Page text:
When it’s bone chilling cold in Chicago, I often think about the countless number of women who serve as mail carriers all over this city and pray for their safety while they brave the elements. And, during February—Black History Month—I attempt to tie my random thoughts and prayers to the first African Americans to accomplish that which I am thinking of.
My thoughts of mail carriers led me to “Stagecoach” Mary Fields. Mary was born a slave in Hickman County, Tennessee in 1832 and grew up an orphan. She grew up on the Dunn plantation and learned to read and write from Dolly Dunn who was about Mary’s age.
After the emancipation of the slaves, Mary went west to Ohio where she met up with some nuns. The nuns later traveled to Montana and Mary went along. In Montana, Mary was headmistress for a Native American girl school. Mary, standing 6 feet tall and 200 pounds, decided she could better serve as master-builder of the school. Making a long story short, Mary’s gun toting and bar brawling ways led the bishop to force Mary to leave the nuns.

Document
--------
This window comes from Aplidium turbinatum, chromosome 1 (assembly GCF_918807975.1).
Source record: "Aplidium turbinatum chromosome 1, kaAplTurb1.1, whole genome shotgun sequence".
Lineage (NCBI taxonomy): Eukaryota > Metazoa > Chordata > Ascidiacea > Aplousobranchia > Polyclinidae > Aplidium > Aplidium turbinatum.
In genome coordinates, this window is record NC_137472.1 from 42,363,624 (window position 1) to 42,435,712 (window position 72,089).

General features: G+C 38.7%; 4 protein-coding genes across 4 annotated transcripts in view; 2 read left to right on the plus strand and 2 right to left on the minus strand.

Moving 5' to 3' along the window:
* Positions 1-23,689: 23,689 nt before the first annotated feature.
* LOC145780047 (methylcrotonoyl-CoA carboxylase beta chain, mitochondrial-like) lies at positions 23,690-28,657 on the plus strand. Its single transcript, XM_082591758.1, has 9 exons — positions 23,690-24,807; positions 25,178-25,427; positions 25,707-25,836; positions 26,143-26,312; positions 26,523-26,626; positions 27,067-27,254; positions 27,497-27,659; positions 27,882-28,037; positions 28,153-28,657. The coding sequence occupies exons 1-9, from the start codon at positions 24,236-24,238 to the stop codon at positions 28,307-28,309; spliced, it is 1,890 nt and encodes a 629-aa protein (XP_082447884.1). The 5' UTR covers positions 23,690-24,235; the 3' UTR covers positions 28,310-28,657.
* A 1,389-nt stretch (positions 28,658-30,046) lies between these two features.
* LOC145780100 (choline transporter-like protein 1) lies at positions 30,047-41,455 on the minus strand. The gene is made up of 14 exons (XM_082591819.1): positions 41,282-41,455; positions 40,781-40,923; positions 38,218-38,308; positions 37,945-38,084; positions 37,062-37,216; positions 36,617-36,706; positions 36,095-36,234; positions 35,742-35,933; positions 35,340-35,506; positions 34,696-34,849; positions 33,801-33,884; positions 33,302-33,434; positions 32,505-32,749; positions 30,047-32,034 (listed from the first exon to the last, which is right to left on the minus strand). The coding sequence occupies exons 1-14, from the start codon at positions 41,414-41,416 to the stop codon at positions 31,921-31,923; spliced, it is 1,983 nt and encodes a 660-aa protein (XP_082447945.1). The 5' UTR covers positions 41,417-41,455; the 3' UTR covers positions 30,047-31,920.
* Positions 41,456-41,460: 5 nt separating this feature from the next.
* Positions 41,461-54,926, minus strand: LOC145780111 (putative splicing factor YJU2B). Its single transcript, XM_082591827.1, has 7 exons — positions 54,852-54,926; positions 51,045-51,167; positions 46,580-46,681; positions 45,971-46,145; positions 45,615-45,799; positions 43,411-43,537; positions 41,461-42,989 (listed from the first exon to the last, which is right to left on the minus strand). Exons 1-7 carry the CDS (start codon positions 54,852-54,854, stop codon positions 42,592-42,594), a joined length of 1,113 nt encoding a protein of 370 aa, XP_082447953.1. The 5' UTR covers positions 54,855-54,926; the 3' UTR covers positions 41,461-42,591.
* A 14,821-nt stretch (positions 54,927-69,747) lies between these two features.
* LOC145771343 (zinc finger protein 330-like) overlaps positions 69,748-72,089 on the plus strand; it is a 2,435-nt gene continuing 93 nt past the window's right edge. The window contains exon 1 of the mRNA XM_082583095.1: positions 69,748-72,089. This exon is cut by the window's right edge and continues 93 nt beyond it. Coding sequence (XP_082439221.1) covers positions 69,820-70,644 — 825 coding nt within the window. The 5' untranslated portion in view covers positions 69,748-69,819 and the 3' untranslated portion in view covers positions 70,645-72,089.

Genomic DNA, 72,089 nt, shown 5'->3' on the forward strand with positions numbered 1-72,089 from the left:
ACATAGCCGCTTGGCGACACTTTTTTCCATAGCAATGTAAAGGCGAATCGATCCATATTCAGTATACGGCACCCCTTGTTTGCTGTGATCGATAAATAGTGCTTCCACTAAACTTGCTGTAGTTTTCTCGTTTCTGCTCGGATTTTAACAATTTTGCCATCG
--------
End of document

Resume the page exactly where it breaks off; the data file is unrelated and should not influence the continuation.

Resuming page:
Needing to support herself, in 1895 Mary became the first Black woman and second woman to work for the United States Post Office. She was about 63 years old. Montana winters were brutal but Mary and her mule Moses gained a reputation for on time delivery through everything from blizzards to blazing heat. Mary often walked through drifts too high for Moses.
Without even a stagecoach, no truck, sidewalks, GPS device or retirement plan, Mary carried mail until she retired at 70 and shortly after ran a laundry business until she died in 1914.
When we think our jobs are too much to handle or retirement can’t come soon enough, look in your mailbox and give three cheers for Stagecoach Mary!
Valora K Starr is director for discipleship.